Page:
it in this @Singleton case in terms of Java code depending on
transformed groovy code - that isn't always guaranteed to work.

Anyway, please raise a jira for the maven situation, we'll have a look
- there is clearly an inconsistency, it should really either work in
both scenarios or fail in both scenarios.

cheers,
Andy

On 26 September 2011 13:44, Carr, Brian M <[hidden email]> wrote:

> In eclipse, on the java file, you see the red 'X' next to the line in the editor, however, the file itself is not marked as errored, and a class file is generated.
>
> If you run a test against the Java file, it works as expected.
>
> This is in contrast to the maven compilation which fails completely.
>
> --b
> ___________________________
> Brian M. Carr
> Senior Software Engineer
> Identity Management, ITS Applications
> University of Texas at Austin
> V: 512-232-6419
> F: 512-471-5746
> [hidden email]
>
> On Sep 26, 2011, at 3:40 PM, Andy Clement wrote:
>
>> Hi Brian,
>>
>> I'm a bit confused.  You mentioned:
>>
>>> While in eclipse, the resolution works fine.
>> That seems strange, I wouldn't expect it to work in Eclipse.  At the
>> time the Java compiler looks up the 'getInstance()' method, the
>> Singleton transform hasn't run.  When I just tried it, I got an error
>> in the Java type (as expected):
>>
>> "The method getInstance() is undefined for the type Foo"
>>
>> Do you have the groovy type and the Java type in different projects? I
>> would expect it to work then (as the groovy type is entirely compiled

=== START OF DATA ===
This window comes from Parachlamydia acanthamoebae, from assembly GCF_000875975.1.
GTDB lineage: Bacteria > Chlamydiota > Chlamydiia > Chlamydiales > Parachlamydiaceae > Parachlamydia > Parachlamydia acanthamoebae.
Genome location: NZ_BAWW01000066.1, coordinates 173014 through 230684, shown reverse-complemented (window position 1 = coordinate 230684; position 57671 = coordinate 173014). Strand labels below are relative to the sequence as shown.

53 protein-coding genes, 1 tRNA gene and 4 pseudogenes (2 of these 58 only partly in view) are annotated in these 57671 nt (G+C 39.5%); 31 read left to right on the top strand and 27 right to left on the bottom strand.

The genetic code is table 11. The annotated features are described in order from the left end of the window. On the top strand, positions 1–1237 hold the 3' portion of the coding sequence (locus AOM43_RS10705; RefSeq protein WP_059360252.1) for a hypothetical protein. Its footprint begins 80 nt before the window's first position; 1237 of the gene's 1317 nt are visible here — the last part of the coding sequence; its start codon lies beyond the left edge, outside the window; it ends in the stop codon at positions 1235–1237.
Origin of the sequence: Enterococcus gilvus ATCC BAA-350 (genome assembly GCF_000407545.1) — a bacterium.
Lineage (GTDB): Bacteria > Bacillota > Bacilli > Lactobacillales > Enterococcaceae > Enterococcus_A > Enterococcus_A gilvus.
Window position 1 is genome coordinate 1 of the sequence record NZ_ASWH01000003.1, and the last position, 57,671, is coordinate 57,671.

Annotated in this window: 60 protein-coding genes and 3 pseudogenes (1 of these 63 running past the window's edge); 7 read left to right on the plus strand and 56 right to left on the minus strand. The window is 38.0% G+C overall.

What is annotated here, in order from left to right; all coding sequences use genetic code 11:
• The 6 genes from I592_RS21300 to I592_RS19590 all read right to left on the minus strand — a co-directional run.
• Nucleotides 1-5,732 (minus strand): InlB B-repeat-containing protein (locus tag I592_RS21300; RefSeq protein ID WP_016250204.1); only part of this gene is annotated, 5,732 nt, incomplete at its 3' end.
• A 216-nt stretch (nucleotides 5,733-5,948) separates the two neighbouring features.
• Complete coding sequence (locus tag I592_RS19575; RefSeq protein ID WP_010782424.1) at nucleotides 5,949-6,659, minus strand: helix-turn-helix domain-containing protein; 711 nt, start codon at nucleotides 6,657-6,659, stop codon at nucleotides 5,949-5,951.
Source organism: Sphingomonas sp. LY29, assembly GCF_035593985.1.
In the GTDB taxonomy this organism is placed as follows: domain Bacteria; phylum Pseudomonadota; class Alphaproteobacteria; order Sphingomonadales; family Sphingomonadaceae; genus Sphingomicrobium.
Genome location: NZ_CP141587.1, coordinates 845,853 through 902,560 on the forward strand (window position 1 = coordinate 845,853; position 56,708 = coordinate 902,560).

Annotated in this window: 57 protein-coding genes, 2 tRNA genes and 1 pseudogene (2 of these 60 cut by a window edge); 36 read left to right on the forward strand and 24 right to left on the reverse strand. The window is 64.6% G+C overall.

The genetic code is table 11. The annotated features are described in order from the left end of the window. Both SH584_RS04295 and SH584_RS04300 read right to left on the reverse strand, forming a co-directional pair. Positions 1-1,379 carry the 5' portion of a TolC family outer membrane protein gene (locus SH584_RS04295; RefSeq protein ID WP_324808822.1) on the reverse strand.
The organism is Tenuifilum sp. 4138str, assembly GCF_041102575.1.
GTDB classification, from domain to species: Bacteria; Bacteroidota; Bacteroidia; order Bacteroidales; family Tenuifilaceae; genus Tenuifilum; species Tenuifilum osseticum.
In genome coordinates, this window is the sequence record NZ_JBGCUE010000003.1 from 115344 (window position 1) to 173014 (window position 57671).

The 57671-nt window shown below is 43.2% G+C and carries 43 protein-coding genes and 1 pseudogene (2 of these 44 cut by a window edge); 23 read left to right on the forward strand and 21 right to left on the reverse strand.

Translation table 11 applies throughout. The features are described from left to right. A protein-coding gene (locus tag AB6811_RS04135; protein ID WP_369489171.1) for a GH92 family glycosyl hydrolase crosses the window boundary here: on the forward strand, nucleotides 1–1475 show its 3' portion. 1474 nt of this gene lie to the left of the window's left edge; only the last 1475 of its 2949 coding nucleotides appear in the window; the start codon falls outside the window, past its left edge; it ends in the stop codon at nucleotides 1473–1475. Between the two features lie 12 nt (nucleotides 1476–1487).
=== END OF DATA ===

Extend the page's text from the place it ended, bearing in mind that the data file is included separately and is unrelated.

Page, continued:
>> before the Java type).
>>
>> If you have it working, can you share your project with me that shows
>> it behaving, and I'll check whats up.
>>
>> The groovy-eclipse-compiler for maven should, I believe, fail in the same way.
>>
>> cheers,
>> Andy
>>
>> ---------------------------------------------------------------------
>> To unsubscribe from this list, please visit:
>>
>>    http://xircles.codehaus.org/manage_email
>>
>>
>
>

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Re: Problem with Singleton AST Transformation with groovy-eclipse-compiler 2.5.1-1

Andy Clement
Ok, I've done some digging.

As I put in my first response, I didn't think this should really work.
 Lets ignore the red X in the editor and concentrate on the real
editor in the problems view.  If I define the two files as you had
them in your project:

@Singleton
class Foo { }

public class Bar {
 public void someMethod() {
   Foo.getInstance()
 }
}

It will compile Bar OK.  Why is that? This is due to the on disk
compiled Foo.class being used to satisfy the Foo lookup when the Bar
class is compiled.  If the files are compiled together, both from
source, it will not compile as the transform hasn't run at the point
getInstance is looked up.  To simulate this behaviour in eclipse, just
do a project clean of the project with the two files above - you will
get the error in the problems view.  A maven compile is like an
eclipse clean compile, all from source with nothing on disk to confuse
the issue.  Hence maven always fails.

The bug really is that there is a way you can get away with this
reference and the java code will successfully build on an incremental
build if the groovy code has previously been built.  Stopping that
from happening is tricky.  I raised
http://jira.codehaus.org/browse/GRECLIPSE-1209 to make a note of it.
We could special case full builds so that they are aware this method
is coming in via transform - but I am not a great fan of special
casing for transforms in the compiler (it'll only work for those I
choose to add, not in the general case).

cheers
Andy

On 26 September 2011 14:24, Andy Clement <[hidden email]> wrote: